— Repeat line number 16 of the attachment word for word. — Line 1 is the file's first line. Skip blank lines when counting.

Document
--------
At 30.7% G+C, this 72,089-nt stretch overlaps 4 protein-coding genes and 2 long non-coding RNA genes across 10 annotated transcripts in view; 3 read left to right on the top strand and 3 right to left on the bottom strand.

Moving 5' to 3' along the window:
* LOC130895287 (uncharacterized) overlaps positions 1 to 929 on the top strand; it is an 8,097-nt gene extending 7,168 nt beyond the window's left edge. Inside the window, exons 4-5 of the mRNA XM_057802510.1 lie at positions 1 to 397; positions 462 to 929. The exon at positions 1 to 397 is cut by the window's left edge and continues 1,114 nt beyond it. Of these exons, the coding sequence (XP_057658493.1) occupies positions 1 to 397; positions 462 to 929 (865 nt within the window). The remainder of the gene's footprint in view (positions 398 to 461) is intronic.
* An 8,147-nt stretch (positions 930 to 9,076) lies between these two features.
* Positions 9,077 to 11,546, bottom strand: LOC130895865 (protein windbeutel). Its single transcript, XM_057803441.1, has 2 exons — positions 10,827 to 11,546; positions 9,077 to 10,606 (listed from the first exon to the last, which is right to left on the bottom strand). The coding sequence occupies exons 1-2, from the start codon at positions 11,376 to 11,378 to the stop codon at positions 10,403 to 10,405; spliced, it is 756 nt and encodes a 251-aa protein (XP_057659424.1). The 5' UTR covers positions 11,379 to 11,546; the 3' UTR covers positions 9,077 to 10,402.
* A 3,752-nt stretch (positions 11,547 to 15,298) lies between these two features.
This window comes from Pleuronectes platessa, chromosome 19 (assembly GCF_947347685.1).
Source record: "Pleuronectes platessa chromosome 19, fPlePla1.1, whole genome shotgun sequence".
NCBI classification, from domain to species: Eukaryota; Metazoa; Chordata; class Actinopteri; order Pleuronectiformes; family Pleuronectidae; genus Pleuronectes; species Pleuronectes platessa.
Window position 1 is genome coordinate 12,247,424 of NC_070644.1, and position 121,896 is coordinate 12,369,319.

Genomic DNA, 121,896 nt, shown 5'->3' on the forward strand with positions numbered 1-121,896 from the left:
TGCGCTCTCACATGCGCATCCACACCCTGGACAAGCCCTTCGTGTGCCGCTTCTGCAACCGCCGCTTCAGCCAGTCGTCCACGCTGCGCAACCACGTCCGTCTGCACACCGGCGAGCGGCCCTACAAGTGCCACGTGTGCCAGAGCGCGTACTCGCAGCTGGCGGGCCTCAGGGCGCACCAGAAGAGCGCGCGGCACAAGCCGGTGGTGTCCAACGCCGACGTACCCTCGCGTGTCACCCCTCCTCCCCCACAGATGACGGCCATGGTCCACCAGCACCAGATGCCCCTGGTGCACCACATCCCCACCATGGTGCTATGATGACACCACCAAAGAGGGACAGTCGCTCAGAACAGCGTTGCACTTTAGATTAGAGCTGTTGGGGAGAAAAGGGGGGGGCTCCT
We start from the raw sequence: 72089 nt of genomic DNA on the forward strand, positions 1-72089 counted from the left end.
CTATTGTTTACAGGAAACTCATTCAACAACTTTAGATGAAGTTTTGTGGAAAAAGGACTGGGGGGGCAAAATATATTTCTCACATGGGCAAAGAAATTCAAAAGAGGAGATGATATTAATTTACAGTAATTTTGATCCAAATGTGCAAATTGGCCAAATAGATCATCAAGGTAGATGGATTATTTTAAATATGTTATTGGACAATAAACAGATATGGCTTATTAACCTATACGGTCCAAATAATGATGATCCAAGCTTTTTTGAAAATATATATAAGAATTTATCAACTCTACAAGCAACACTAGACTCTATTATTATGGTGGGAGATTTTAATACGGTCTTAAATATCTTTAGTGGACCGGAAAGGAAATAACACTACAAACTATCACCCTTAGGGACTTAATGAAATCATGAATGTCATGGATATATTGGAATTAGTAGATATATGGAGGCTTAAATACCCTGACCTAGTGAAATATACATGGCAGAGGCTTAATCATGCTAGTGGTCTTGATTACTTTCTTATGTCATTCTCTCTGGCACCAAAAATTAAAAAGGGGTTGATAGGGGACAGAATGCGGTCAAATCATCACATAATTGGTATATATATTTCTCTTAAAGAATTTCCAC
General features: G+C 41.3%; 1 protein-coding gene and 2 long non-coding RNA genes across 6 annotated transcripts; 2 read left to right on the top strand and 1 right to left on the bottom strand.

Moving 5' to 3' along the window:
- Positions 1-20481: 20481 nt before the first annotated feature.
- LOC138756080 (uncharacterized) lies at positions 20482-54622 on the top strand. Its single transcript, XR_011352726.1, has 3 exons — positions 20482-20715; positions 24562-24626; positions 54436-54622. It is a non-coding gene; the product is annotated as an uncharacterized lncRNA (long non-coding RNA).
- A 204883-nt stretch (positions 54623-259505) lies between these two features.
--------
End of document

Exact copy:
Moving 5' to 3' along the window: